The raised heel of logger boots compensates for this extra drop caused by the slope of the walking surface. 

Simply put, if you’re on uneven terrain, the heel tricks your feet and body into thinking that it’s walking on more level ground than it really is!

How Do I Know When I Need Logger Boots or Work Boots?

When deciding between loggers or work boots, the most important factors are the slope of where you work, the frequency of heavy rolling objects, and the amount of organic debris flying around. It’s also helpful to ask for opinions from work superiors and veterans.

I don’t know the specific conditions of where you work, so I’m unable to give a definite answer.

For example, if you worked in logging, but at the lumber mill where you were on concrete floors, I’d recommend tall-throated boots with kilties and metatarsal protection, but other features of traditional loggers.

Why? Because you’re still around a lot of flying woodchips and rolling logs, kilties and tall throats will keep debris out of your boot, and metatarsal boots will keep the tops of your feet safe.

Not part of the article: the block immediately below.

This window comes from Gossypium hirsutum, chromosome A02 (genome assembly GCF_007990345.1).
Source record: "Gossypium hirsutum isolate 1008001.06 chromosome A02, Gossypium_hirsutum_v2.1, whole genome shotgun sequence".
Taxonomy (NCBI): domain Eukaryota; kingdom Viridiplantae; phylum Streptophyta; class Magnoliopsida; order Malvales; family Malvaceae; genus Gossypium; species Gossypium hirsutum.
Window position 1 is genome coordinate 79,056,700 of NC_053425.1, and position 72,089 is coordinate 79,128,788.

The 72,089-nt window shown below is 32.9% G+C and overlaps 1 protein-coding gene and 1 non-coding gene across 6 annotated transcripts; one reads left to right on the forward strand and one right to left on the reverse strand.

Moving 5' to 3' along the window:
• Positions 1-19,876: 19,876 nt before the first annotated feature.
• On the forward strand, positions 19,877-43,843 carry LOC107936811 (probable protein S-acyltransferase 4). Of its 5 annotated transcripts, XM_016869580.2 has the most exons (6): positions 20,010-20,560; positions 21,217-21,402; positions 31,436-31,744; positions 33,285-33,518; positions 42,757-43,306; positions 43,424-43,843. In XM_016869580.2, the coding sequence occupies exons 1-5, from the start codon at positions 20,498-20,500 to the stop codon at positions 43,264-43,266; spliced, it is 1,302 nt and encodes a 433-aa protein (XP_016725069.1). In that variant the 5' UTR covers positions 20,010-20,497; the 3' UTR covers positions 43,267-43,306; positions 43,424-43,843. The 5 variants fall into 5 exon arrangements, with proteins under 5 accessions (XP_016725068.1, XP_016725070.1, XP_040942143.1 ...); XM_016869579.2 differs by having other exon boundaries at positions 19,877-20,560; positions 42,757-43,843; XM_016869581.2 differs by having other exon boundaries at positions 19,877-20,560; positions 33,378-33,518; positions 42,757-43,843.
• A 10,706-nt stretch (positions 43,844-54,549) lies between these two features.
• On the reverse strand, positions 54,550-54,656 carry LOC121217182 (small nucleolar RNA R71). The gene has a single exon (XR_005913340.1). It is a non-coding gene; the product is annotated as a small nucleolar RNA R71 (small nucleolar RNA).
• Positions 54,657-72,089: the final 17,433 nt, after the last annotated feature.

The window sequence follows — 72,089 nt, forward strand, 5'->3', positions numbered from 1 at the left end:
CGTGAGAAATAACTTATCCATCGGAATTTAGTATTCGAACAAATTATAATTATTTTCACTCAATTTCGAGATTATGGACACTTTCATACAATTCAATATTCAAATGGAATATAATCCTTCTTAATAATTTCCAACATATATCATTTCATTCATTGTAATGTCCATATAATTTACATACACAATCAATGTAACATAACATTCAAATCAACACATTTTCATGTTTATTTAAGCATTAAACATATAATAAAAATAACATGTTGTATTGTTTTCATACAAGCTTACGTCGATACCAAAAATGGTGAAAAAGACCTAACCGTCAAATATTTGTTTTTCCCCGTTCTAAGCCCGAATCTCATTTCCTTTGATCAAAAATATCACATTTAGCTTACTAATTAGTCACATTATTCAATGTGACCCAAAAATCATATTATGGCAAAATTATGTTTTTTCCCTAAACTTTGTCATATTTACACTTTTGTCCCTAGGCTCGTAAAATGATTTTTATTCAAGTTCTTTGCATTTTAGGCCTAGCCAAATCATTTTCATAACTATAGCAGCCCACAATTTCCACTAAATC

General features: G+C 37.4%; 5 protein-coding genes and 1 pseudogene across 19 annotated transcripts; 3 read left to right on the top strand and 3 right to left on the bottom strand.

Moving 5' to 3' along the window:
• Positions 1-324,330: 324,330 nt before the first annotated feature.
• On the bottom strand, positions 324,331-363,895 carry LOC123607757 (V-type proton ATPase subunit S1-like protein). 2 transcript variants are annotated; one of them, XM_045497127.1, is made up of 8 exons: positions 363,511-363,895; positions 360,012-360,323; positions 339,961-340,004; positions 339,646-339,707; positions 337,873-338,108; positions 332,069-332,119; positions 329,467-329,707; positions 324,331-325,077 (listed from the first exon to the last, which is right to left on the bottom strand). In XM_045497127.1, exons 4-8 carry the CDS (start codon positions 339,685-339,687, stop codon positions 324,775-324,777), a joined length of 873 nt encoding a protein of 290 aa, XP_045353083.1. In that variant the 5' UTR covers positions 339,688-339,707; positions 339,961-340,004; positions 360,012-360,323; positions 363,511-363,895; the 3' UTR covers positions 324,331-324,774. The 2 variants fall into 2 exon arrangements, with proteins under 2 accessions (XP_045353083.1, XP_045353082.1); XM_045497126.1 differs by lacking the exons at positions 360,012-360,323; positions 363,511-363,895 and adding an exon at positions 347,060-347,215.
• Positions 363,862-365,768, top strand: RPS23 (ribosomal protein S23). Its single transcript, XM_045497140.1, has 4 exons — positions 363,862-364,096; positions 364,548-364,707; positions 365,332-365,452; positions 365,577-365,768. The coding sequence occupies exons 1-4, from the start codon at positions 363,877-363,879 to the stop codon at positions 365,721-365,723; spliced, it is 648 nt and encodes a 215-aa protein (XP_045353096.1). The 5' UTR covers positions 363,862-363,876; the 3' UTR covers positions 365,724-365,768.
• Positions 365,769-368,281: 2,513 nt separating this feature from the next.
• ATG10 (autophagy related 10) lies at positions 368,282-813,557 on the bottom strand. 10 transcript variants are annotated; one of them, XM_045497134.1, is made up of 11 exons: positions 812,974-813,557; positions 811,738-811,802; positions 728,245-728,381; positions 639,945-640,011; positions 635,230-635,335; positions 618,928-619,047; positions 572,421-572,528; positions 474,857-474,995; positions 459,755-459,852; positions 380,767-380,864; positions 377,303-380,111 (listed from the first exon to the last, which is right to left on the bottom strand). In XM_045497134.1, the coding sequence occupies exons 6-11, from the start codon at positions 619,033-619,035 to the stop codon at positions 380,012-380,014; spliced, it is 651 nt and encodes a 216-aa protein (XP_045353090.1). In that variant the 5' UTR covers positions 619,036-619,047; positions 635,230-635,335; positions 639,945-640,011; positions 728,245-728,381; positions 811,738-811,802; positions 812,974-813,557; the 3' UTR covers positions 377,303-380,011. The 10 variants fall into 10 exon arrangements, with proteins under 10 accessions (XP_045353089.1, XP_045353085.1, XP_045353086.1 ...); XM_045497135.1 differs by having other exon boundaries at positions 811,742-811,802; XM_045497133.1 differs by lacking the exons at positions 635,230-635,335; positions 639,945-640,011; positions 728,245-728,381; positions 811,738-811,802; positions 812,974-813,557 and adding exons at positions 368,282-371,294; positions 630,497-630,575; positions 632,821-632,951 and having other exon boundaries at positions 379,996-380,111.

In contrast, I would stay away from the tall heels and big hearty lugs that loggers are known for.

These features are specific to terrain you’re probably not going to experience while at a mill, which is a more controlled industrial setting than traditional lumberjack work.

This is yet another instance where you need to carefully consider the conditions in which you’re working. It’s not enough to simply say, “I work in the lumber industry; which boots do I need?” It’s most important to look at the specific conditions of what your job entails.

I worked residential construction, and I wore soft-toe cement construction boots. My friend works as a union plumber and wears tall, pull-on boots with Thinsulate insulation

Another friend works as a union drywaller and prefers the wedge boots you’ll often find ironworkers wearing.

We’ve all had enough experience and probably got mocked by some oldtimers for our poor choice in footwear to learn that details matter. 

What’s the exact nature of what we’re walking on? In what climate? What are the specific physical demands of each of our positions?

This is the information that matters when making a choice for your feet.

I’m Not Against Loggers!

To be perfectly clear, I’m in no way against logger boots, and there is a time and place for all types of boots. 

It’s just when you choose the wrong boot for the wrong situation that you’ll suffer needlessly. 

I don’t think you’ll have that problem after reading all the additional information I’ve provided today.